Professors Barlow Der Mugrdechian and Professor Hagop Ohanessian and students who participated in the Armenia Study Abroad Trip 2017, May 24-June 9, shared their reflections at a community lecture on Tuesday, October 24. Professor Der Mugrdechian introduced the students and thanked the Leon S. Peters Foundation and the Continuing Global Education Division at Fresno State for providing students with financial support to give students the opportunity to go on this trip. Prof. Der Mugrdechian has led eight study-abroad trips to Armenia, beginning in 1988, with a total of 82 student participants.
Prof. Der Mugrdechian began the presentation with a PowerPoint that included maps and photos from various regions of Armenia that the students visited. Dilijan, Haghartsin, the monastery of Geghard, the Temple of Garni, Holy Etchmiadzin, Lake Sevan, Gyumri, and the monastery of Tatev were among the major sites visited.
Student participants of the trip in the audience laughed as they recalled memories associated with each photo. Prof. Der Mugrdechian planned major day-trips around significant monasteries, which were not only interesting end-destinations themselves, but provided a reason to see the diverse regions of Armenia. Prof. Der Mugrdechian noted that many of the places students visited had long and intricate histories.
Prof. Der Mugrdechian explained that Yerevan celebrated its 2,799th anniversary in 2017. Students were able to visit the ancient Urartian fortress of Erebuni, which is considered the original site of the future Yerevan. “One of the things I wanted to get across to our students was the concept that Armenia is not just a modern place of restaurants and cafés, but a place with a long and important history,” said Prof. Der Mugrdechian.
In addition to day trips, Prof. Der Mugrdechian took students to important sites within Yerevan, such as the Matenadaran (Library of Manuscripts), the Vernissage (outdoor market), museums, and historic sites. Students had some free afternoons and evenings to explore the city of Yerevan. The group stayed at the Ani Plaza Hotel, which because of its location was a convenient central starting point. “I think the students appreciated the fact that you could walk out of the Ani Plaza Hotel and in ten minutes be in the most active parts of the city,” said Prof. Der Mugrdechian.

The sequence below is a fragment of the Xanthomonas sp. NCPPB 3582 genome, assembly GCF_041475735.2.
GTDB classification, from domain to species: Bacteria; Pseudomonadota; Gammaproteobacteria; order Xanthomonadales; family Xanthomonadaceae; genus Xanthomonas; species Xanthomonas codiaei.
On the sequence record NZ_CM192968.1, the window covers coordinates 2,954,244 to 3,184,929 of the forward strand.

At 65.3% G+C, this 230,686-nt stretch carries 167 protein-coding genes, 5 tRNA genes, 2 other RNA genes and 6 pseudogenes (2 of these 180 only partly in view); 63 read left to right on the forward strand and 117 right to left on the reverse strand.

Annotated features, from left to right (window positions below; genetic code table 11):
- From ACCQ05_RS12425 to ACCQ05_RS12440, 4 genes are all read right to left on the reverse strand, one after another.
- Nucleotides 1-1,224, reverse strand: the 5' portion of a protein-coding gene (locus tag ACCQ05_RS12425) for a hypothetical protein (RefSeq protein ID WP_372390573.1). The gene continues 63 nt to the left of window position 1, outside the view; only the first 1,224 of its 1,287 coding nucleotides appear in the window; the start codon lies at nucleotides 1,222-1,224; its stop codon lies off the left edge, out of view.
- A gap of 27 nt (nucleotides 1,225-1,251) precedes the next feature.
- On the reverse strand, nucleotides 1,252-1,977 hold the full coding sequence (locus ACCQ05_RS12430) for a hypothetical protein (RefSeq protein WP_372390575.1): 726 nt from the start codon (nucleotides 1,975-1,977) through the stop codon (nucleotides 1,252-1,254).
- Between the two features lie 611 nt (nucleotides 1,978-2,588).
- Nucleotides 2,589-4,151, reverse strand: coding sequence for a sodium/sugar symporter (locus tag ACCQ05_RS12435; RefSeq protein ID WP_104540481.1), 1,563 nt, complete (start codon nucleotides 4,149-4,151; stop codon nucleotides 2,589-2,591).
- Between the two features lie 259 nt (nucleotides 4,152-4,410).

Professor Hagop Ohanessian then shared his reflections of the trip to Armenia, his first in 10 years. Prof. Ohanessian described the many changes he noticed, such as the changes to the infrastructure. As a Syrian-Armenian himself, Prof. Ohanessian related how grateful he was to be able to meet Syrian-Armenian refugees and learn about their experiences in Armenia. Many of them opened Western Armenian restaurants in Armenia. “Eating at these restaurants reminded me of the traditional foods prepared by my own family,” said Prof. Ohanessian. He was also able to reunite with his mother’s cousin and her family. In conversation with many of these refugees, Prof. Ohanessian noted that many of them remained homesick for Syria.
Prof. Ohanessian shared that the most rewarding part of the trip for him was witnessing the students’ reactions to the country. “They were curious and asked great questions wherever we went. They were able to put into practice all that they had learned in the classroom.”
One of the student participants, Marine Vardanyan, concluded by sharing the students’ point of view of the trip with photos and video. Other students were welcomed to give their reflections on the trip during Vardanyan’s presentation.
One of the students’ most memorable impressions was of their three visits to the Mer Hooys-House of Hope home for disadvantaged girls. Two students, Annie Rubio and Shelbie Ohanesian, related how those visits left a deep impact upon them. They both said that visiting the girls was one of the highlights of the trip. It is not hard to say that the students had a very memorable trip with memories that will last a lifetime.